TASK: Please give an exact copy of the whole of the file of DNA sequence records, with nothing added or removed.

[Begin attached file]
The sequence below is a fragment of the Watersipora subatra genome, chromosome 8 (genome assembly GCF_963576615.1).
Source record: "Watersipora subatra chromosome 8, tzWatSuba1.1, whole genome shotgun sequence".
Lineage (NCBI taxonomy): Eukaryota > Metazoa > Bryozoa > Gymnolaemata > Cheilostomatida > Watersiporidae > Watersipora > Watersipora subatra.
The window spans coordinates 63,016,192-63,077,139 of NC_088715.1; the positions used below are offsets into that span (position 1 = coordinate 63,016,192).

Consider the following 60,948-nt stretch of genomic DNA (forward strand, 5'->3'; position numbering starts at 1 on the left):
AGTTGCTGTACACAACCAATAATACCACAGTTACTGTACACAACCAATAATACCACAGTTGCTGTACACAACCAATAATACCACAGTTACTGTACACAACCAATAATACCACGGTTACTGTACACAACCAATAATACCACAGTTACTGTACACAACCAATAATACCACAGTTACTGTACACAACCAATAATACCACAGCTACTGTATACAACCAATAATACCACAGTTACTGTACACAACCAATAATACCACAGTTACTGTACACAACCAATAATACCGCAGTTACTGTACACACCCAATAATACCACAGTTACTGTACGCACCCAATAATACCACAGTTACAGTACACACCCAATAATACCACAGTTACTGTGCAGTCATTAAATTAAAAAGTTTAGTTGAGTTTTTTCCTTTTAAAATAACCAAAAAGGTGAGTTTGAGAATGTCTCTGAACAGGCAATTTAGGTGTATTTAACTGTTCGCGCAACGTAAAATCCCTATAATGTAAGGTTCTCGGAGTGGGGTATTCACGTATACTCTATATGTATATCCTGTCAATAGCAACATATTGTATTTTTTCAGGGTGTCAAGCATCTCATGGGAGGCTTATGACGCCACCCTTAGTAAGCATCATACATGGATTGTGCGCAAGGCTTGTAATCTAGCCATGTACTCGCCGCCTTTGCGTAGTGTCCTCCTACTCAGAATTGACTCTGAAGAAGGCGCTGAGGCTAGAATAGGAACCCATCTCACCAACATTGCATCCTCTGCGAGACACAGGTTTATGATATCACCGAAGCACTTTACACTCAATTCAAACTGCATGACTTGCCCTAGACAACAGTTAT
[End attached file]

The sequence below is a fragment of the Watersipora subatra genome, chromosome 8 (genome assembly GCF_963576615.1).
Source record: "Watersipora subatra chromosome 8, tzWatSuba1.1, whole genome shotgun sequence".
Lineage (NCBI taxonomy): Eukaryota > Metazoa > Bryozoa > Gymnolaemata > Cheilostomatida > Watersiporidae > Watersipora > Watersipora subatra.
The window spans coordinates 63,016,192-63,077,139 of NC_088715.1; the positions used below are offsets into that span (position 1 = coordinate 63,016,192).

Consider the following 60,948-nt stretch of genomic DNA (forward strand, 5'->3'; position numbering starts at 1 on the left):
AGTTGCTGTACACAACCAATAATACCACAGTTACTGTACACAACCAATAATACCACAGTTGCTGTACACAACCAATAATACCACAGTTACTGTACACAACCAATAATACCACGGTTACTGTACACAACCAATAATACCACAGTTACTGTACACAACCAATAATACCACAGTTACTGTACACAACCAATAATACCACAGCTACTGTATACAACCAATAATACCACAGTTACTGTACACAACCAATAATACCACAGTTACTGTACACAACCAATAATACCGCAGTTACTGTACACACCCAATAATACCACAGTTACTGTACGCACCCAATAATACCACAGTTACAGTACACACCCAATAATACCACAGTTACTGTGCAGTCATTAAATTAAAAAGTTTAGTTGAGTTTTTTCCTTTTAAAATAACCAAAAAGGTGAGTTTGAGAATGTCTCTGAACAGGCAATTTAGGTGTATTTAACTGTTCGCGCAACGTAAAATCCCTATAATGTAAGGTTCTCGGAGTGGGGTATTCACGTATACTCTATATGTATATCCTGTCAATAGCAACATATTGTATTTTTTCAGGGTGTCAAGCATCTCATGGGAGGCTTATGACGCCACCCTTAGTAAGCATCATACATGGATTGTGCGCAAGGCTTGTAATCTAGCCATGTACTCGCCGCCTTTGCGTAGTGTCCTCCTACTCAGAATTGACTCTGAAGAAGGCGCTGAGGCTAGAATAGGAACCCATCTCACCAACATTGCATCCTCTGCGAGACACAGGTTTATGATATCACCGAAGCACTTTACACTCAATTCAAACTGCATGACTTGCCCTAGACAACAGTTAT